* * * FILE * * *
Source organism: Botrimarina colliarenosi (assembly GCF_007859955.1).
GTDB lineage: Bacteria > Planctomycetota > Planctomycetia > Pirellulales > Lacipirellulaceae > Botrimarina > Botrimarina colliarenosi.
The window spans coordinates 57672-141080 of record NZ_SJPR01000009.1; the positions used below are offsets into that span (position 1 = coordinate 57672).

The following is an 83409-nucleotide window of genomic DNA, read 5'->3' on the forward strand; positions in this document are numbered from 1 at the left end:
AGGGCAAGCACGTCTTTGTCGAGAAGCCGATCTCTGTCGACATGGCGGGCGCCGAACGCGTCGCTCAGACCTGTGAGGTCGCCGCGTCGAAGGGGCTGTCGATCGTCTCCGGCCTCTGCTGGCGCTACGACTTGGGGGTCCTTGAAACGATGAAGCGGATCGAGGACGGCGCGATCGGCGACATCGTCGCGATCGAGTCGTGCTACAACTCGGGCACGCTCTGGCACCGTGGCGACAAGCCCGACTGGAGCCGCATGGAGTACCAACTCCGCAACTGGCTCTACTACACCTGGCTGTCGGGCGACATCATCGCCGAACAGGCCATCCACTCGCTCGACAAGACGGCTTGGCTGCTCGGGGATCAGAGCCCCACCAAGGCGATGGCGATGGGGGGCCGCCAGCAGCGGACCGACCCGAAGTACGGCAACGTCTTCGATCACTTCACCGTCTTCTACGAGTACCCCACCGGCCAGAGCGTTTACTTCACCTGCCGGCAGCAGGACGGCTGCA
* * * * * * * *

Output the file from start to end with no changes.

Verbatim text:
Source organism: Botrimarina colliarenosi (assembly GCF_007859955.1).
GTDB lineage: Bacteria > Planctomycetota > Planctomycetia > Pirellulales > Lacipirellulaceae > Botrimarina > Botrimarina colliarenosi.
The window spans coordinates 57672-141080 of record NZ_SJPR01000009.1; the positions used below are offsets into that span (position 1 = coordinate 57672).

The following is an 83409-nucleotide window of genomic DNA, read 5'->3' on the forward strand; positions in this document are numbered from 1 at the left end:
AGGGCAAGCACGTCTTTGTCGAGAAGCCGATCTCTGTCGACATGGCGGGCGCCGAACGCGTCGCTCAGACCTGTGAGGTCGCCGCGTCGAAGGGGCTGTCGATCGTCTCCGGCCTCTGCTGGCGCTACGACTTGGGGGTCCTTGAAACGATGAAGCGGATCGAGGACGGCGCGATCGGCGACATCGTCGCGATCGAGTCGTGCTACAACTCGGGCACGCTCTGGCACCGTGGCGACAAGCCCGACTGGAGCCGCATGGAGTACCAACTCCGCAACTGGCTCTACTACACCTGGCTGTCGGGCGACATCATCGCCGAACAGGCCATCCACTCGCTCGACAAGACGGCTTGGCTGCTCGGGGATCAGAGCCCCACCAAGGCGATGGCGATGGGGGGCCGCCAGCAGCGGACCGACCCGAAGTACGGCAACGTCTTCGATCACTTCACCGTCTTCTACGAGTACCCCACCGGCCAGAGCGTTTACTTCACCTGCCGGCAGCAGGACGGCTGCA